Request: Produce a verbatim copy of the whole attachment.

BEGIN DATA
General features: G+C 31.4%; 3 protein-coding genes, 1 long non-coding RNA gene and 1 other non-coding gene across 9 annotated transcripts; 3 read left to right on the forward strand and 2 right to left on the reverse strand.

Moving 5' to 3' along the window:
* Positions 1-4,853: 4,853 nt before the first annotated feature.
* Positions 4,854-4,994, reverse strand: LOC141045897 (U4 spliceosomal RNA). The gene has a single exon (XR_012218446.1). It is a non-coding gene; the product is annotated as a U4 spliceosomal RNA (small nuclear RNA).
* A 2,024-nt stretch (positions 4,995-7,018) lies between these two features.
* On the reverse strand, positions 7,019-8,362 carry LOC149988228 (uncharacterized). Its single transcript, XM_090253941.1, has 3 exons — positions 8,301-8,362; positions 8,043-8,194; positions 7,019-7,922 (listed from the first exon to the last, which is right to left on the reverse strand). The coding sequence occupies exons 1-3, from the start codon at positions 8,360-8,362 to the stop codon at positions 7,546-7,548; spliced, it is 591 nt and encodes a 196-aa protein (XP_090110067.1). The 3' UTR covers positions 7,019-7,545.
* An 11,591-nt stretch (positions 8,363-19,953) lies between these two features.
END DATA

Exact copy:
General features: G+C 31.4%; 3 protein-coding genes, 1 long non-coding RNA gene and 1 other non-coding gene across 9 annotated transcripts; 3 read left to right on the forward strand and 2 right to left on the reverse strand.

Moving 5' to 3' along the window:
* Positions 1-4,853: 4,853 nt before the first annotated feature.
* Positions 4,854-4,994, reverse strand: LOC141045897 (U4 spliceosomal RNA). The gene has a single exon (XR_012218446.1). It is a non-coding gene; the product is annotated as a U4 spliceosomal RNA (small nuclear RNA).
* A 2,024-nt stretch (positions 4,995-7,018) lies between these two features.
* On the reverse strand, positions 7,019-8,362 carry LOC149988228 (uncharacterized). Its single transcript, XM_090253941.1, has 3 exons — positions 8,301-8,362; positions 8,043-8,194; positions 7,019-7,922 (listed from the first exon to the last, which is right to left on the reverse strand). The coding sequence occupies exons 1-3, from the start codon at positions 8,360-8,362 to the stop codon at positions 7,546-7,548; spliced, it is 591 nt and encodes a 196-aa protein (XP_090110067.1). The 3' UTR covers positions 7,019-7,545.
* An 11,591-nt stretch (positions 8,363-19,953) lies between these two features.